In New Jersey, a DWI is a traffic offense rather than a criminal offense. This means that police do not have to advise you of your Miranda rights during roadside interrogation, unless and until you have been arrested or taken into police custody. Put another way, Miranda rights only kick in when individuals are being questioned while in police custody. “Custody” in such cases is not limited to physical lock-ups at police headquarters. Instead, custody refers to any circumstances under which a reasonable innocent person would conclude he or she was not free to leave.

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courtA DWI conviction can have serious and long-term consequences for many aspects of your life. Even if you have been convicted of driving while intoxicated (DWI), there is a procedure in the law which allows a reversal in certain, limited circumstances. Courts can use prior DWI convictions as grounds to impose harsher penalties for a current DWI conviction. This is where post-conviction relief (PCR) can be critical to your case. While the process is complex and time-consuming, the results can be worth it. A skilled New Jersey DWI lawyer can scrutinize the facts of your case and determine whether you may be eligible for PCR.

New Jersey law permits individuals previously convicted of a DWI to petition the court for PCR, which is the legal process that takes place after a trial results in the conviction of the defendant. When a person applies for PCR, he or she is asking the court to reopen the case and vacate the original finding of guilt. This entails investigating the prior conviction to determine if the court, the State, or defense counsel made any mistakes. Successful PCR can reduce or even eliminate penalties that are typically associated with a DWI, such as license suspension and jail time; thus, PCR can effectively dismantle the adverse impact a DWI has on an individual’s employment, housing, professional licenses and overall reputation. Common grounds for PCR are as follows:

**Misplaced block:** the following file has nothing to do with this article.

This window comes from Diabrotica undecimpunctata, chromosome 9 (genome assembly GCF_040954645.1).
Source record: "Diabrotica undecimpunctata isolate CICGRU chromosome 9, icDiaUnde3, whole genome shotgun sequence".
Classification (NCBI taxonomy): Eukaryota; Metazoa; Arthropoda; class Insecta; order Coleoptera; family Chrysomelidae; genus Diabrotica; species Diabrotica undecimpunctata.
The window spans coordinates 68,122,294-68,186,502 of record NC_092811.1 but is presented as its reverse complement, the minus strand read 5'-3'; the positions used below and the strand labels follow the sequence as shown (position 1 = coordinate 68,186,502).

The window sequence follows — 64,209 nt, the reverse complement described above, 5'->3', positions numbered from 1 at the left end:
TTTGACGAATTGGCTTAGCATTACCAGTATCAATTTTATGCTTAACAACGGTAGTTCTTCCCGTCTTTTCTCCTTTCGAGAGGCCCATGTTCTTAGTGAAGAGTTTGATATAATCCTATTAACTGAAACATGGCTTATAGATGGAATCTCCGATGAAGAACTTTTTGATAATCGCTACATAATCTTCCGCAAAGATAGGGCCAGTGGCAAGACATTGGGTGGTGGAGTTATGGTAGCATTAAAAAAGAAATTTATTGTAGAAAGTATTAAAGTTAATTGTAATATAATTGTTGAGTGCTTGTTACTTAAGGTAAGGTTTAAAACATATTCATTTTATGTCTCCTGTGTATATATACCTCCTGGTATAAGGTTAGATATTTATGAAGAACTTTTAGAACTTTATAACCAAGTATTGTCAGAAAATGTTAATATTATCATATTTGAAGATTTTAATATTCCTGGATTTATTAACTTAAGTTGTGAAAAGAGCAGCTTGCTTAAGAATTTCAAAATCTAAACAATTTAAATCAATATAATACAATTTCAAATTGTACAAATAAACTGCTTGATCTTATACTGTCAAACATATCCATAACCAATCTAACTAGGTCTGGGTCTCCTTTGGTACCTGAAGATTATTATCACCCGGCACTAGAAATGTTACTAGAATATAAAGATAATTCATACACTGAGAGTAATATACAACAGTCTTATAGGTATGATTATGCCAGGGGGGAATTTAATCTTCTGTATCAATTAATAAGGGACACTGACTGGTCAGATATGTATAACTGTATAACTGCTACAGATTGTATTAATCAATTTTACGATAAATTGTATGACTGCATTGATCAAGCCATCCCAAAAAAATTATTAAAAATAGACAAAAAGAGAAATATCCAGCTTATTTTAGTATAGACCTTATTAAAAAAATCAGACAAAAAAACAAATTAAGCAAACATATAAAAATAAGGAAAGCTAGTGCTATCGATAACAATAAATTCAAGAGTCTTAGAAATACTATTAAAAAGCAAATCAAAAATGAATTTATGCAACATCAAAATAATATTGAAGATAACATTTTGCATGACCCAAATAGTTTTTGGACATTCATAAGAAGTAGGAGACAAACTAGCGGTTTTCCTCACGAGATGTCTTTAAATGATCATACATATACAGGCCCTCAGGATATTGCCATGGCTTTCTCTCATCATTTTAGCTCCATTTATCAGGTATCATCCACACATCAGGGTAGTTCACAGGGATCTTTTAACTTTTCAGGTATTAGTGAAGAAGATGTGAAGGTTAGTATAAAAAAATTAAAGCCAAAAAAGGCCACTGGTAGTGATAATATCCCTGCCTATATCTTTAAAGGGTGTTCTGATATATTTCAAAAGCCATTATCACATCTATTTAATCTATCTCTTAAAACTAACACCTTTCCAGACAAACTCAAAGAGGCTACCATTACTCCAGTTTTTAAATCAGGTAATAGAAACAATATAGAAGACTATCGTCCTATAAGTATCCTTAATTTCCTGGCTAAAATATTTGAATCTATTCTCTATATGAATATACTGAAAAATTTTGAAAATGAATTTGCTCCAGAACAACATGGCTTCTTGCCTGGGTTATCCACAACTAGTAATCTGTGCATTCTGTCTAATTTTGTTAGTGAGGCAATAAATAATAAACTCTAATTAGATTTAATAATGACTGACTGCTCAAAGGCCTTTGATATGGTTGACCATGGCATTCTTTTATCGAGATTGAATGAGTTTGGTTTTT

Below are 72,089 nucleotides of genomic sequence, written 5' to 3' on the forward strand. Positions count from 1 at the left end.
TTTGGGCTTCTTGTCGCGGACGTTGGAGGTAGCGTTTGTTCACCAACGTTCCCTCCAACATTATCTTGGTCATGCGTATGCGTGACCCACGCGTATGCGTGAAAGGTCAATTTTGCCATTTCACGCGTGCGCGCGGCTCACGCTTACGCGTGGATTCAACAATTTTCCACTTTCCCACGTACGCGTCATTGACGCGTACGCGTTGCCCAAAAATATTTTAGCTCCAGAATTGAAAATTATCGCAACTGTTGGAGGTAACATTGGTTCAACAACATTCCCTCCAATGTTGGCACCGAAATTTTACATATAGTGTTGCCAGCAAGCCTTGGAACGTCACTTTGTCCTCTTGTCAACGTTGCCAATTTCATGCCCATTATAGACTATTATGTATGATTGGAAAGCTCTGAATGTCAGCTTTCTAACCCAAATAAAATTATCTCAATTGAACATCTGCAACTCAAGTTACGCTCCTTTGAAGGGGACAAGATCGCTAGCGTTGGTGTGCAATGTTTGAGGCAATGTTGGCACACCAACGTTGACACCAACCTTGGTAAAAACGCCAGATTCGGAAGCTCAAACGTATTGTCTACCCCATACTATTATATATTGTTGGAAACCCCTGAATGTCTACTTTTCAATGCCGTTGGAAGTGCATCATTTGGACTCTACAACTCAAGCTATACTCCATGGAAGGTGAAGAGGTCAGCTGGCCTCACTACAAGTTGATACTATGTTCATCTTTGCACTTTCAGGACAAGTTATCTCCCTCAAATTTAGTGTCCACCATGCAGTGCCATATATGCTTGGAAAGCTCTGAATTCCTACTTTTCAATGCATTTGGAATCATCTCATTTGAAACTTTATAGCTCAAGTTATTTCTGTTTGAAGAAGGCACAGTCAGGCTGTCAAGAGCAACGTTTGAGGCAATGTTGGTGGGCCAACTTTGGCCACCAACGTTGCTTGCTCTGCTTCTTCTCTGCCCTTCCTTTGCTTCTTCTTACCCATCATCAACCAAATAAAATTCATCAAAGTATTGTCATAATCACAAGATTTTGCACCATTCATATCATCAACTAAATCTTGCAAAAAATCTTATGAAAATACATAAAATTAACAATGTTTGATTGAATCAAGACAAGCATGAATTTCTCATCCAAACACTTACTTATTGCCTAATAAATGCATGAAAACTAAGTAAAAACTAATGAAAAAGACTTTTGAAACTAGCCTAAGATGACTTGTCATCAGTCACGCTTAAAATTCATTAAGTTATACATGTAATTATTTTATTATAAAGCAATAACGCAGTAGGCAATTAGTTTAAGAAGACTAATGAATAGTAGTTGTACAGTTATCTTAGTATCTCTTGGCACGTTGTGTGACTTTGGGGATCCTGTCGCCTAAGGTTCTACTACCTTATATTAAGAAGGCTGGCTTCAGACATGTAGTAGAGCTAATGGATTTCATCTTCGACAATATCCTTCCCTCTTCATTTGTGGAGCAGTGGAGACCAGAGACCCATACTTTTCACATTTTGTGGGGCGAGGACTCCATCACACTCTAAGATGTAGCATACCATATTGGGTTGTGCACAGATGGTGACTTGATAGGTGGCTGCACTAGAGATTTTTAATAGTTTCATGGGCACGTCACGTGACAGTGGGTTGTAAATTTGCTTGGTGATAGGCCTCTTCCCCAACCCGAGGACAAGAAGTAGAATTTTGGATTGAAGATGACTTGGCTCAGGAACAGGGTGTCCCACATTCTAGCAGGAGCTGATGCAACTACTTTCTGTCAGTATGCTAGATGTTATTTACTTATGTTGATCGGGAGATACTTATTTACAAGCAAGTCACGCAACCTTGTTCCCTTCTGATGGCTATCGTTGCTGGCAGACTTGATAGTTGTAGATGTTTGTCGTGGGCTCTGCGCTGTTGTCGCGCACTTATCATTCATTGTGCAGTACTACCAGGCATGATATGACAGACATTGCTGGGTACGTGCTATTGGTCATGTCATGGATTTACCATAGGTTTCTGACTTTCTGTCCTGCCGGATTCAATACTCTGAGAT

• Ineffective assistance of counsel;
  • The defendant’s guilty plea did not meet legal requirements;
  • Newly discovered evidence;
  • Juror misconduct;
  • Prosecutorial misconduct;
  • Misapplication of jail and gap-time credit;
  • Illegal sentence;
  • Lack of jurisdiction.

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mapWhen you are driving in a state, you are subject to all of the traffic laws and regulations in that state, including driving while intoxicated (DWI) rules. If you have an out of state license and were arrested in New Jersey for a DWI, you need to reach out to a skilled New Jersey DWI attorney who can assess the merits of your case. In these situations, there may be specific issues that could complicate your case and interfere with your driving privileges in your home state. DWI charges should never be taken lightly because they can have far-reaching consequences for many aspects of your life.

New Jersey is part of what is known as the Driver License Compact (DLC), a system including 45 states, which requires member states to report traffic tickets received by a driver to their home state. Put simply, the DLC allows states to exchange information concerning traffic violations, including DWI offenses. The only states that are not members of the DLC are Tennessee, Georgia, Massachusetts, Wisconsin, and Michigan.

In the state of New Jersey, the offense of a DWI consists of driving with a Blood Alcohol Concentration (BAC) of 0.08 percent or higher. Even if your BAC is less than 0.08 percent, you could be charged with a DWI if you consumed any amount of alcohol that impaired your ability to drive. If you are under the age of 21, you will be charged with a DWI if you have any alcohol in your system, even as little as 0.01 percent.

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For any experienced DWI attorney that practices in Ocean County, the summer brings an increased case load. The reason is because the influx of tourists and vacationers brings a distinct upturn in the number of driving while intoxicated offenses.  Hotspot destinations like Seaside Heights and Long Beach Island definitely fall within this description although just about all the towns along the Garden State Parkway and beach experience a rise in DUI violations. The following is the breakdown of Ocean County Municipalities with the highest number of DWI filings. The statistics are for the most recently reported 12 month period published by the New Jersey Administrative Offices of the Courts (July 2013-June 2104). The data reveals the following rankings in terms of those arrested for DUI/DWI in Ocean County NJ:

  1. Toms River (364)
  2. Brick Township (261)